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DubyDubyDo wrote: 20 Oct 2020 08:26 am We have an ~8 year old German Shepherd/Greyhound mix who is showing signs of rear end paralysis.

We thought it was a knee injury when we noticed him having difficulty walking, but the veterinarian diagnosed a nerve issue from a lack of pain sensation and no reflex from his rear legs. Now his tail doesn’t wag. :(

Looking back, he started having difficulty sitting still earlier this summer with his back end sliding while sitting on our hardwood floor. We weren’t too concerned at the time, but hindsight brings a sharper focus.

Next step will be an MRI, then some tough decisions depending on the findings. I’ve been around dogs my entire life and haven’t encountered this condition. Anyone dealt with this before?
I was recently forced to put down my German Shepherd - he had cancer - and it was the toughest thing that I ever had to do.

I still haven’t forgiven myself and doubt that I ever will.

The very best of luck. I sincerely hope that you’re able to treat it and you have many years left with your dog.
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Re: Canine Hind Leg Paralysis

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I just lost my beloved Bloodhound. A few weeks ago he started to get tired on long walks. It looked like the beginning of bad hips or arthritis. It started getting worse. We got him on NSAIDs which had no affect. After doing research on his symptoms it was a ringer for degenerative myelopathy. It's Lou Gehrig's for dogs. He declined very quickly and could barely walk. He would sit down and get stuck and not be able to get up. We took him to the vet to confirm and had to let him go. It was tough because he was still himself. It's painless, they simply can't control their muscles any longer. There is no treatment.
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Sixto Lezcano
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Re: Canine Hind Leg Paralysis

Post by Sixto Lezcano »

Tony Palazzolo wrote: 23 Jun 2021 13:15 pm I just lost my beloved Bloodhound. A few weeks ago he started to get tired on long walks. It looked like the beginning of bad hips or arthritis. It started getting worse. We got him on NSAIDs which had no affect. After doing research on his symptoms it was a ringer for degenerative myelopathy. It's Lou Gehrig's for dogs. He declined very quickly and could barely walk. He would sit down and get stuck and not be able to get up. We took him to the vet to confirm and had to let him go. It was tough because he was still himself. It's painless, they simply can't control their muscles any longer. There is no treatment.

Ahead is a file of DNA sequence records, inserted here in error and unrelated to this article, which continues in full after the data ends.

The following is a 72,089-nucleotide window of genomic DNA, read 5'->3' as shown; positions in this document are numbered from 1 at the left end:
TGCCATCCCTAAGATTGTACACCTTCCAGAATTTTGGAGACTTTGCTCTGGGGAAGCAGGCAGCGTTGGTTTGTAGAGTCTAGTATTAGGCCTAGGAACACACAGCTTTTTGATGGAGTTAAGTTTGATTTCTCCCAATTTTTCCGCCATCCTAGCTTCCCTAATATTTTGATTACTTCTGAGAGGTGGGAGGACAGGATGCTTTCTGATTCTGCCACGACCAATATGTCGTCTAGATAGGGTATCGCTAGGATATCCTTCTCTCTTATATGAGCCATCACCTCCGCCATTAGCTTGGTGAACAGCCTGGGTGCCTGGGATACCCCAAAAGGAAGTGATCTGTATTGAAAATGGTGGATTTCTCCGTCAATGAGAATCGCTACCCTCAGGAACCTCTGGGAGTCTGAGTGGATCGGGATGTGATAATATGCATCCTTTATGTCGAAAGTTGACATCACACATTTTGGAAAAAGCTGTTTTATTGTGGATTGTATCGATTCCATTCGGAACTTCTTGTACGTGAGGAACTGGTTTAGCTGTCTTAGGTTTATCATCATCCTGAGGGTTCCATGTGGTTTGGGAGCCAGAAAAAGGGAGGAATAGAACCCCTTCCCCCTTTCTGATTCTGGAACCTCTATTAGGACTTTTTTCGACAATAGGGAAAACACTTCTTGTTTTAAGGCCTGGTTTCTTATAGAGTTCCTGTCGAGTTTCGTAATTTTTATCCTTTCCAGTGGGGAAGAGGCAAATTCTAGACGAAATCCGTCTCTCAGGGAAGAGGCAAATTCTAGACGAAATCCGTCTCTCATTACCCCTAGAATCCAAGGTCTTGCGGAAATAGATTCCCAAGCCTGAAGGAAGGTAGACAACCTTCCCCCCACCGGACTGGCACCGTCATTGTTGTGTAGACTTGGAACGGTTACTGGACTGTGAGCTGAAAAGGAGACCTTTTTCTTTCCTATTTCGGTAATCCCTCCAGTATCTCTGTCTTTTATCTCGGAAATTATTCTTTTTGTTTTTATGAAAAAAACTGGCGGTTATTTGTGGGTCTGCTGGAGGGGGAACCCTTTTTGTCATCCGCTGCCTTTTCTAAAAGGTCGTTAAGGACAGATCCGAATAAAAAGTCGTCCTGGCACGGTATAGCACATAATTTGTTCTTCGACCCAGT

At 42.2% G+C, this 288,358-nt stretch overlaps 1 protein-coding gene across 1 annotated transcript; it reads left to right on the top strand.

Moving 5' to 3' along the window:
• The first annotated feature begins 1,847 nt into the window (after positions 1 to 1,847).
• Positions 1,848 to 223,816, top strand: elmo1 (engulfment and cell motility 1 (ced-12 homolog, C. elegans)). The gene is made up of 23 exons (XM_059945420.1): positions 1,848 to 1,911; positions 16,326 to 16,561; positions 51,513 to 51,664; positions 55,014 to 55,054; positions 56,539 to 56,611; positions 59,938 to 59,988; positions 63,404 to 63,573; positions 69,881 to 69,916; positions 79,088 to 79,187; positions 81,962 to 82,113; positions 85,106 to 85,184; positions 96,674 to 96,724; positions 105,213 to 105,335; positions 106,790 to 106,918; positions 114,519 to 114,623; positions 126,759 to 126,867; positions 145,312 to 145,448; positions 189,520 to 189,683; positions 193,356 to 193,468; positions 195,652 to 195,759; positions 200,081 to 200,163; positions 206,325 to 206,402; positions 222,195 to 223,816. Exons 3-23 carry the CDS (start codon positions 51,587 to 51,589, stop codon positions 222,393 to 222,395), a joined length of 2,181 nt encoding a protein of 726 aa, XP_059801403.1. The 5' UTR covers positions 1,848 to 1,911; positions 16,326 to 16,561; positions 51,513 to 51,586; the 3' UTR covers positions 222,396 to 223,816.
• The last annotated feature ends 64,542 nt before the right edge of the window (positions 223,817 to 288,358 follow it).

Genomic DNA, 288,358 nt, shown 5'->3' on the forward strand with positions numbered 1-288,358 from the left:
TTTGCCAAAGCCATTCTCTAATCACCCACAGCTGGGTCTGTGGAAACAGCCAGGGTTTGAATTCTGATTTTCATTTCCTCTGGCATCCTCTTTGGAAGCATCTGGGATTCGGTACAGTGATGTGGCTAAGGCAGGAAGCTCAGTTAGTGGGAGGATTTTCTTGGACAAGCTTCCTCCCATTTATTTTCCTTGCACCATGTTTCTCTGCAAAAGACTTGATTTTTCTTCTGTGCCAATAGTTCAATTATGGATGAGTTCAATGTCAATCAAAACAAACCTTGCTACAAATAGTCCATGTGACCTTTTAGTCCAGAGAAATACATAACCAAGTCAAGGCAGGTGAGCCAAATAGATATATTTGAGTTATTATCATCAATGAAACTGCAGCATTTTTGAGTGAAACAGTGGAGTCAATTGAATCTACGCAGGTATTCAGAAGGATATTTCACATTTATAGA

I feel sorry for your loss. You did what you could.

Probably not much consolation, but in the movie Best In Show, the bloodhound was the champion.
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Tony Palazzolo
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Re: Canine Hind Leg Paralysis

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Sixto Lezcano wrote: 25 Jun 2021 12:43 pm
Tony Palazzolo wrote: 23 Jun 2021 13:15 pm I just lost my beloved Bloodhound. A few weeks ago he started to get tired on long walks. It looked like the beginning of bad hips or arthritis. It started getting worse. We got him on NSAIDs which had no affect. After doing research on his symptoms it was a ringer for degenerative myelopathy. It's Lou Gehrig's for dogs. He declined very quickly and could barely walk. He would sit down and get stuck and not be able to get up. We took him to the vet to confirm and had to let him go. It was tough because he was still himself. It's painless, they simply can't control their muscles any longer. There is no treatment.